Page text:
I know lots of people with big dreams. But they are afraid to pursue them. They are unwilling to take the plunge, waiting until they reach the point of absolute certainty. But it never comes. And it never will.
This is the problem with commitment. You must act on limited information. Whether it is marriage, starting a new career, or leaving a good job to pursue your dream. You do your best to gather the best information you can, but then you must act. If you don’t, you risk “dying with the music in you.”
A few years ago, I discovered a wonderful quote by W.H. Murray, a Scottish mountain climber and writer. He says,
Until one is committed, there is hesitancy, the chance to draw back, always ineffectiveness. Concerning all acts of initiative and creativity there is one elementary truth, the ignorance of which kills countless ideas and splendid plans:
That the moment one definitely commits oneself, then providence moves too.
All sorts of things occur to help one that would never otherwise have occurred. A whole stream of events issues from the decision, raising in one’s favor all manner of unforeseen incidents, meetings and material assistance, which no man could have dreamt would have come his way. I have learned a deep respect for one of Goethe’s couplets:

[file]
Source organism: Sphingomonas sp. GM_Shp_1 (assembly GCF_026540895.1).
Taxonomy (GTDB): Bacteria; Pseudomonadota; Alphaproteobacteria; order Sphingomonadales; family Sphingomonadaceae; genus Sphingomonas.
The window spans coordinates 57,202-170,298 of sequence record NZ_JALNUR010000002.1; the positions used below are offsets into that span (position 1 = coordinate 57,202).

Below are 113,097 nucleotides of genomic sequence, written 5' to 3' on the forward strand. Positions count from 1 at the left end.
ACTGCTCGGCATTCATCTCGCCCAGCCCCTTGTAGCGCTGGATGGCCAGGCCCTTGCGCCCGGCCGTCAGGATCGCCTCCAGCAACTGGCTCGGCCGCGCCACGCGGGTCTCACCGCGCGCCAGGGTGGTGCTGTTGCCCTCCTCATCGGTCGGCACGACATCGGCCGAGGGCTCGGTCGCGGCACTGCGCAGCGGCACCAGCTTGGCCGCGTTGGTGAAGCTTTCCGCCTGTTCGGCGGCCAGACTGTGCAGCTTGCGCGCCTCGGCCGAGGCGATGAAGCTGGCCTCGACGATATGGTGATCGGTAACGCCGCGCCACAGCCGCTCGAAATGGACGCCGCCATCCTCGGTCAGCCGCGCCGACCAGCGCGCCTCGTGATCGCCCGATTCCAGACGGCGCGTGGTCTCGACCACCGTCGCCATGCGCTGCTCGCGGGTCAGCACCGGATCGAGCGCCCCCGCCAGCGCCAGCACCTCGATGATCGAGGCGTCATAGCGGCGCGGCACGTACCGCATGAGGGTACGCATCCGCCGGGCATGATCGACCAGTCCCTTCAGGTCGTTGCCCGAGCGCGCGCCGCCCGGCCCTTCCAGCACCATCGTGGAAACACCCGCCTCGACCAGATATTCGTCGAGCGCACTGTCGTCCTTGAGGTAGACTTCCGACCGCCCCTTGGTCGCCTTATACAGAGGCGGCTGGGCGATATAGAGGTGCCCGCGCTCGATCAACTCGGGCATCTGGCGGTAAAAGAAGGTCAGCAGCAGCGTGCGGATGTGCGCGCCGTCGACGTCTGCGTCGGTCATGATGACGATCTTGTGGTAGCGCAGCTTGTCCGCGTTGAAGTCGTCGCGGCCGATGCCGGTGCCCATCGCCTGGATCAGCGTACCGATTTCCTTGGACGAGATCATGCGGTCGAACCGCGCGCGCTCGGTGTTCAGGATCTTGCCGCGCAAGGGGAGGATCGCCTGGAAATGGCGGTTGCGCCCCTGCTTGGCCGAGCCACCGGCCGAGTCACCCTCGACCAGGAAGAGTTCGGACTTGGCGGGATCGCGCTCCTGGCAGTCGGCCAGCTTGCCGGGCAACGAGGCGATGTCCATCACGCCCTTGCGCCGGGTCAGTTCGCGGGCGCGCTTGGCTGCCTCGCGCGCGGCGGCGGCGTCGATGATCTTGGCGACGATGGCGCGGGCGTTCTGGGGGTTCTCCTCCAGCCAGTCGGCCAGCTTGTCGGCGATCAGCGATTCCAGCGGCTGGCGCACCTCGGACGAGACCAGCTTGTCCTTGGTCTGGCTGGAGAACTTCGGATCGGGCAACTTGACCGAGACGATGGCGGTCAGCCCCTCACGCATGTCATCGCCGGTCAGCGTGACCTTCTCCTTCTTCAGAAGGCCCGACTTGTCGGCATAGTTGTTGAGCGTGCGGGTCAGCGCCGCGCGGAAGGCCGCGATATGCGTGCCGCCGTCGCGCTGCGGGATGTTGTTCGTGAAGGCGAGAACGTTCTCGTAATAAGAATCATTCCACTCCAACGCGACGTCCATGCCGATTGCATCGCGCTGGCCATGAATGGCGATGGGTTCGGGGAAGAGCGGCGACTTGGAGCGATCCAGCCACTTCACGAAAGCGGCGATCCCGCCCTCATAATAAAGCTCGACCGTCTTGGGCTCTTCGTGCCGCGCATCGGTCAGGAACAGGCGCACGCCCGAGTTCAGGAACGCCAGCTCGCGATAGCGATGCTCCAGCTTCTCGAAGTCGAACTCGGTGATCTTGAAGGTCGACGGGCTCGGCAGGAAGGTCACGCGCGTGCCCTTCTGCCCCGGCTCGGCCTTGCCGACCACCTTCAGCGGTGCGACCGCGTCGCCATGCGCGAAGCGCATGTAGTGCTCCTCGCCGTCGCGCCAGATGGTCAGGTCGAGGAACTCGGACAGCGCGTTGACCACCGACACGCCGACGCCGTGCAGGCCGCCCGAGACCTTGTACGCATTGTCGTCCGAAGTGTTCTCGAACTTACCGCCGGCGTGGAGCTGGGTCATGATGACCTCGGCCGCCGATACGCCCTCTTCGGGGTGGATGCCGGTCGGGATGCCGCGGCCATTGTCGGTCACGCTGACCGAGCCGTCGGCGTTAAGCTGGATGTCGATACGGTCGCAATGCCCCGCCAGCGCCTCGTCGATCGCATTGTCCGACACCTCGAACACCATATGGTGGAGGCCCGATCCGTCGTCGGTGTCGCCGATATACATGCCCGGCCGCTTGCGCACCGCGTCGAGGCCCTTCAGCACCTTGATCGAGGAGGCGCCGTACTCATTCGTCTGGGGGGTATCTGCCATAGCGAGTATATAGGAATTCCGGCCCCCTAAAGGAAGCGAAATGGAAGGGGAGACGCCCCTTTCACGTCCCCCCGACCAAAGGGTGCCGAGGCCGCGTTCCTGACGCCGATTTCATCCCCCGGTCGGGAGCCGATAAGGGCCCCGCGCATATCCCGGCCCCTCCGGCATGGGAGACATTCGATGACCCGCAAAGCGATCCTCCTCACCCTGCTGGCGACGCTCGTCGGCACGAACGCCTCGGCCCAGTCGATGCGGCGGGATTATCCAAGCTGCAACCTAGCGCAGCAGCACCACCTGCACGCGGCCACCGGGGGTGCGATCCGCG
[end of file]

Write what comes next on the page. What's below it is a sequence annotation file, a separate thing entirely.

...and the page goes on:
‘Whatever you can do, or dream you can, begin it; boldness has genius, power, and magic in it.’”
Or to simplify it even further, American naturalist John Burroughs put it this way, “Leap and the net will appear.”
I don’t think this concept encourages recklessness. But it does make the important point that you must eventually act, believing that the resources you need will show up when you need them. This is simply faith in its purest form.
I have personally witnessed this numerous times. In fact, I am seeing it play out in my own life right now, just a week after stepping away from my role as CEO of Thomas Nelson.